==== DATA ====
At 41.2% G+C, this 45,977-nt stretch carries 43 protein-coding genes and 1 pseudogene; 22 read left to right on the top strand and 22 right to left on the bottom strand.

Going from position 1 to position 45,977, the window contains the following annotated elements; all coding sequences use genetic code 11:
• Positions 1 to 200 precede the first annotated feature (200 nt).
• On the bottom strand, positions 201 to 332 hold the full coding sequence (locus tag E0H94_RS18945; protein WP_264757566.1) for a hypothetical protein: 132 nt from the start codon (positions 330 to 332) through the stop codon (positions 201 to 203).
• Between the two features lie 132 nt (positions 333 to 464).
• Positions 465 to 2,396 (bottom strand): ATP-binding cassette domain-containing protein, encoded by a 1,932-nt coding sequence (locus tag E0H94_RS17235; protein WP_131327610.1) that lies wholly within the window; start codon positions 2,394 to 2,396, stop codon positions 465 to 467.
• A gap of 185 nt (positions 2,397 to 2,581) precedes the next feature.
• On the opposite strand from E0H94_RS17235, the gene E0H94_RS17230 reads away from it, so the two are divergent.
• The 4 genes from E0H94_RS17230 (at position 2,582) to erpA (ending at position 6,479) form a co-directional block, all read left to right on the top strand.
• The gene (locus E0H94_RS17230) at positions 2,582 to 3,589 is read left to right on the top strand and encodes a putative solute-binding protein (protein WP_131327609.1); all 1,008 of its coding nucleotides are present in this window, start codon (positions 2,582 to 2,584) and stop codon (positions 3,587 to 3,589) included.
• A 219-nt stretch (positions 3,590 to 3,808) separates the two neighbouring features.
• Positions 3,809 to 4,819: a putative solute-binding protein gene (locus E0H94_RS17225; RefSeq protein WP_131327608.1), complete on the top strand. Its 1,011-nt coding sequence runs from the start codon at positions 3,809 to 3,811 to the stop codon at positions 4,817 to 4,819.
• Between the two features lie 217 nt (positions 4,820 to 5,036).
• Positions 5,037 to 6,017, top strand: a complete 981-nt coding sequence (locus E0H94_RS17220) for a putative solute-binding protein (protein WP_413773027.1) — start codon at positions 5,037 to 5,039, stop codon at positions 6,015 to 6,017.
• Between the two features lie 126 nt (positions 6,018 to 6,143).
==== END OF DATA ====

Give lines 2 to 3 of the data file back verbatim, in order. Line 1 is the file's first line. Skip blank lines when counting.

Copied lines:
Going from position 1 to position 45,977, the window contains the following annotated elements; all coding sequences use genetic code 11:
• Positions 1 to 200 precede the first annotated feature (200 nt).